- Significant growth in domestic oil and natural gas production over the last decade has led to a sharp rise in US energy exports.
- While the US has been a net exporter of natural gas since 2017, it is expected to be a net exporter of petroleum (crude and refined products) for the first time in 2020. However, the status of net exporter of petroleum is likely to be short-lived given the impact of COVID-19 on energy markets.
- While the market impacts of COVID-19 may temporarily derail the net exporter status of the US, the long-term outlook for global energy exports and demand supports US energy independence.
US energy independence has long been a key goal for policymakers and oil and gas companies alike. Rapid growth in domestic oil and natural gas production, which have increased by 8.6% and 4.6% annually through the 2010s, respectively, has brought the US close to achieving that goal. While COVID-19’s impact on global energy demand and domestic oil production has likely disrupted progress towards consistent net exports, the US remains on the path to attaining energy independence. Ahead of Independence Day this weekend, today’s note examines the US’s role as a major energy exporter before and after coronavirus and the outlook for energy independence.
Crude and natural gas exports have risen sharply over the last decade.
Before diving into the data behind US energy independence, it is important to first define the term itself. In this piece, energy independence is defined as exporting more energy than is imported. Others may define energy independence as being completely self-sufficient. This scenario of total self-sufficiency is highly unlikely for the US for the foreseeable future due to a variety of factors. Complex US refineries prefer heavy and medium grade crude produced in Canada or overseas as opposed to the lighter crude typically produced in the Lower 48. While this generally leads to incremental exports of shale production, it necessitates imports. Additionally, refining capacity constraints in certain regions of the US, particularly on the East Coast, require the import of refined products in order to meet local demand. When the US first became an overall monthly net exporter of crude and petroleum products late last year, the Gulf Coast was the only region in the country that was not a local net importer. As a result of these nuances, imports will remain a crucial part of the US energy landscape, making energy independence only achievable in net exporter terms for the foreseeable future.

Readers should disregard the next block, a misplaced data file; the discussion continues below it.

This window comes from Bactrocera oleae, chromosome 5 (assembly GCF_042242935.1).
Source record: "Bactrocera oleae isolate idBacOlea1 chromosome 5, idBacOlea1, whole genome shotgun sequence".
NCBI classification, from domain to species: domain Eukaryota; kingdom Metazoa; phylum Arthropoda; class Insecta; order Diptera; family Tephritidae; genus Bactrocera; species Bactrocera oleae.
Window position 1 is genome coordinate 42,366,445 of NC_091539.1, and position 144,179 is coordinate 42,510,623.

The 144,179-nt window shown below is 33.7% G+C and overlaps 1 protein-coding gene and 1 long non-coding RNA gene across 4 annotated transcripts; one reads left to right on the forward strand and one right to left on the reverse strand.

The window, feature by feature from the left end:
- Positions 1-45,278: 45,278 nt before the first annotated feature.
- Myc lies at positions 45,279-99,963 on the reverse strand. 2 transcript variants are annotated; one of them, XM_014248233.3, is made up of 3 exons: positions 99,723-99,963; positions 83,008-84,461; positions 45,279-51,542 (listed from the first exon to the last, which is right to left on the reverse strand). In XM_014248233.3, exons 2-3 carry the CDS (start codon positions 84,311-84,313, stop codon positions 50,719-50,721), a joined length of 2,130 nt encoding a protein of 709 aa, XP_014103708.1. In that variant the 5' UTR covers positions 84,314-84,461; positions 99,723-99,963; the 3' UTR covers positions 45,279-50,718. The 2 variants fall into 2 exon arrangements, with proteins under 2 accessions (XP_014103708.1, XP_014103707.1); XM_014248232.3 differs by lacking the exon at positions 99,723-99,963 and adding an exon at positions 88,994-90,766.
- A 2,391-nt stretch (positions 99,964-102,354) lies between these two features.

As domestic production of oil and natural gas ballooned in the 2010s, exports began to rise significantly. The charts below show the growth in US liquids and natural gas exports from January 2010 through April of this year. Natural gas exports have seen robust growth since 2015, driven by the boom in liquefied natural gas (LNG) exports. LNG exports, which represented less than 2% of overall natural gas exports in 2015 compared to over 50% in April, have benefited from several major capacity additions in recent years (read more). The US has been a consistent net exporter of natural gas since August 2017. Liquids exports, which include crude, petroleum products, and natural gas liquids, have grown steadily over the last decade, benefiting from the removal of a ban of oil exports in late 2015. The US first became a net exporter of crude and petroleum products in September 2019 but was still a net importer for 2019 overall. When including coal trade, the US achieved net total energy exports in 2019 for the first time since 1952. However, the US has been a net exporter of coal for decades, and true energy independence should not rely on coal, especially as it becomes a less important component of the US energy mix (read more). The key to energy independence will be maintaining the US’s newfound net exporter status for crude and petroleum products.
Progression towards net exports has been halted by COVID-19.